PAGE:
Large employers in North Carolina will no longer have to file individual incident reports for workplace accidents and injuries, according to a new action by the Occupational Safety and Health Administration. OSHA announced on Jan. 24 that it was eliminating a rule created by the Obama administration for companies employing more than 250 people that mandated the filing of two electronic forms if workers were injured, made ill or killed in the workplace. Form 300 and Form 301 identified the injured workers, the type of injury involved and the effects of the injury, including missed work days or altered job duties.
Driving in North Carolina can be a source of relaxation and heading down the road with nothing but music and great scenery to keep the driver company. The flip side of that coin is that car crashes can be devastating, injuring drivers and possibly mortally wounding them. Therefore, it is worth looking into some of the main reasons behind car collisions as well as how best to avoid them.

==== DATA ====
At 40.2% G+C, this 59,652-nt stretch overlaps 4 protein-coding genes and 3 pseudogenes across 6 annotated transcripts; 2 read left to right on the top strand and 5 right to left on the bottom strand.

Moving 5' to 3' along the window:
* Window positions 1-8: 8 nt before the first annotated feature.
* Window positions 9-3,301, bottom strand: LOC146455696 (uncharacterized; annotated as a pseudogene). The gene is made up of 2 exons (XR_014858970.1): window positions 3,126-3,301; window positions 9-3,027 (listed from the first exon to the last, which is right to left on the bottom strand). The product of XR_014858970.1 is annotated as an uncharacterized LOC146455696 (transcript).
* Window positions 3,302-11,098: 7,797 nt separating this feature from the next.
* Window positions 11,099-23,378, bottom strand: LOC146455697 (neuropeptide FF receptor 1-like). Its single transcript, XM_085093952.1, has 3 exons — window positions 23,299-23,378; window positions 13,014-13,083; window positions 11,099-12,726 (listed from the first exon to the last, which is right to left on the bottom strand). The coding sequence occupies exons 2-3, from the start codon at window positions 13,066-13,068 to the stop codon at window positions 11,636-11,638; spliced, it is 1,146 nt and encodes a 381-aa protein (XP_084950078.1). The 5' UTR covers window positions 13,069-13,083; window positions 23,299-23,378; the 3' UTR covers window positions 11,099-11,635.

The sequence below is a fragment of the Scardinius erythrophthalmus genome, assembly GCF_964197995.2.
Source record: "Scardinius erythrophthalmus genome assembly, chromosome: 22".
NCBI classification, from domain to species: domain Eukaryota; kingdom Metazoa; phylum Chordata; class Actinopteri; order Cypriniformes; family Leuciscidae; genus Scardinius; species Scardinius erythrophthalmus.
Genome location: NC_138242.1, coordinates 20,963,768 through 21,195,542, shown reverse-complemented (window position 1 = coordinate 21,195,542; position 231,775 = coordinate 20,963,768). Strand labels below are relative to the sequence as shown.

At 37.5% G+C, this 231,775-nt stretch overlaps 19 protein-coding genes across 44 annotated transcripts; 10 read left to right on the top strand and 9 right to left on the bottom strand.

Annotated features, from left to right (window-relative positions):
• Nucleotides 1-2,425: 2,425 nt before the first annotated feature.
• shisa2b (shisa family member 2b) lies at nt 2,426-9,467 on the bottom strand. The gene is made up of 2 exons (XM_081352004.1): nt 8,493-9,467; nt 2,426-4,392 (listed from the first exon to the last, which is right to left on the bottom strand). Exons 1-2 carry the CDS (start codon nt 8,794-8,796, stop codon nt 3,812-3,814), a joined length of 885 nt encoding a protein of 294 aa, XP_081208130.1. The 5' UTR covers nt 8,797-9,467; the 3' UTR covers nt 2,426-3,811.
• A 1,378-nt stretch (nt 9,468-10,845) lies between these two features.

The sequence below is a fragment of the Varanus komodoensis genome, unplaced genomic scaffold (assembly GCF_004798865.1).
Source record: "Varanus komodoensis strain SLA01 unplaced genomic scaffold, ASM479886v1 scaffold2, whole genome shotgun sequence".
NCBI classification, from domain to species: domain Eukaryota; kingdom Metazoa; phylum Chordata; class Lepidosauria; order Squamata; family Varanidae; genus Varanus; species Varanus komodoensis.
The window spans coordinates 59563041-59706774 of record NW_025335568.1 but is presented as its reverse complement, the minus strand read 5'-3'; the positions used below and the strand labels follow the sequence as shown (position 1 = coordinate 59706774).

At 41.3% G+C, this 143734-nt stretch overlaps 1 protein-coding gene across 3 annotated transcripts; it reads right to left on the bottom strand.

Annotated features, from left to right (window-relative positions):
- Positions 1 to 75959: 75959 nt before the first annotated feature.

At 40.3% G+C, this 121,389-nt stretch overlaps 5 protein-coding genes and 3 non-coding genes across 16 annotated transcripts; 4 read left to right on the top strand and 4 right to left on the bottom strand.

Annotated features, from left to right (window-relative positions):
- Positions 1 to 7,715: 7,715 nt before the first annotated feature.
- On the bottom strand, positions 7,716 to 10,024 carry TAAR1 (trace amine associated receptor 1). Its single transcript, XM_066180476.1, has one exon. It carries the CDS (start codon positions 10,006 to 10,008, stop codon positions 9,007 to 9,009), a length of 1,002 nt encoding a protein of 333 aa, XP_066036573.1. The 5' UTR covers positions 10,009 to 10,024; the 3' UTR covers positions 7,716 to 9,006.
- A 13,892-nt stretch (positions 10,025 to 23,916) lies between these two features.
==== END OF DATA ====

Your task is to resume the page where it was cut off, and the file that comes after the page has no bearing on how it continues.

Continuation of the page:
Business is all about the bottom line. No matter how giving the company or beneficial the product, the most important factor is profits to ensure the business continues.
Compelled by low wages and salary incentives, ridesharing drivers in North Carolina tend to work long hours and run the risk of sleep deprivation. Unfortunately, many dismiss the need for adequate sleep and continue to endanger themselves and others on the road. The American Academy of Sleep Medicine brought attention to the issue of drowsy rideshare drivers in a position statement made in April 2018. The academy called it a public safety risk.
The number of U.S. construction deaths reached 1,000 in 2016, according to OSHA. Even more tragic is the fact that over 60 percent of these deaths could have been prevented with the right training and equipment. The following are just five of the most common construction site accidents that could occur in North Carolina or anywhere else.